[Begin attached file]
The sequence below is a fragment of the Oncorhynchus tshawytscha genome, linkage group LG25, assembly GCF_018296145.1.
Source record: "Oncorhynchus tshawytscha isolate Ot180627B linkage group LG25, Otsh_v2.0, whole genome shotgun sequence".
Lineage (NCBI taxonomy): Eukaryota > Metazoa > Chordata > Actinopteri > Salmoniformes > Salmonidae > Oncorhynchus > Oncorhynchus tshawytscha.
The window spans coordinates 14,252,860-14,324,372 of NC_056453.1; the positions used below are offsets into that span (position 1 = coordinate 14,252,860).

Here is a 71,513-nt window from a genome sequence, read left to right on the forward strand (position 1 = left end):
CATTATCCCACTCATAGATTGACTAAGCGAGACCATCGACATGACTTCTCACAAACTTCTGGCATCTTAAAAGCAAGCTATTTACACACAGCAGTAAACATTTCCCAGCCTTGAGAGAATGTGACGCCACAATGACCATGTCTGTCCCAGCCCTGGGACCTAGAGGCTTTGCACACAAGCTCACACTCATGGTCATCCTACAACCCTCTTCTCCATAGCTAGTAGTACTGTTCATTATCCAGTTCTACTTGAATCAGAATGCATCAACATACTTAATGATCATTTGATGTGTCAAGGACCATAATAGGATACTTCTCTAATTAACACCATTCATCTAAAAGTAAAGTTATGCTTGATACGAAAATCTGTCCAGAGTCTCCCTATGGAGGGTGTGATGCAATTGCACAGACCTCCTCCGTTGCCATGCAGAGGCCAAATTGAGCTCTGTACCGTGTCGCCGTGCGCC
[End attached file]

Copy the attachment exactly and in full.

The sequence below is a fragment of the Oncorhynchus tshawytscha genome, linkage group LG25, assembly GCF_018296145.1.
Source record: "Oncorhynchus tshawytscha isolate Ot180627B linkage group LG25, Otsh_v2.0, whole genome shotgun sequence".
Lineage (NCBI taxonomy): Eukaryota > Metazoa > Chordata > Actinopteri > Salmoniformes > Salmonidae > Oncorhynchus > Oncorhynchus tshawytscha.
The window spans coordinates 14,252,860-14,324,372 of NC_056453.1; the positions used below are offsets into that span (position 1 = coordinate 14,252,860).

Here is a 71,513-nt window from a genome sequence, read left to right on the forward strand (position 1 = left end):
CATTATCCCACTCATAGATTGACTAAGCGAGACCATCGACATGACTTCTCACAAACTTCTGGCATCTTAAAAGCAAGCTATTTACACACAGCAGTAAACATTTCCCAGCCTTGAGAGAATGTGACGCCACAATGACCATGTCTGTCCCAGCCCTGGGACCTAGAGGCTTTGCACACAAGCTCACACTCATGGTCATCCTACAACCCTCTTCTCCATAGCTAGTAGTACTGTTCATTATCCAGTTCTACTTGAATCAGAATGCATCAACATACTTAATGATCATTTGATGTGTCAAGGACCATAATAGGATACTTCTCTAATTAACACCATTCATCTAAAAGTAAAGTTATGCTTGATACGAAAATCTGTCCAGAGTCTCCCTATGGAGGGTGTGATGCAATTGCACAGACCTCCTCCGTTGCCATGCAGAGGCCAAATTGAGCTCTGTACCGTGTCGCCGTGCGCC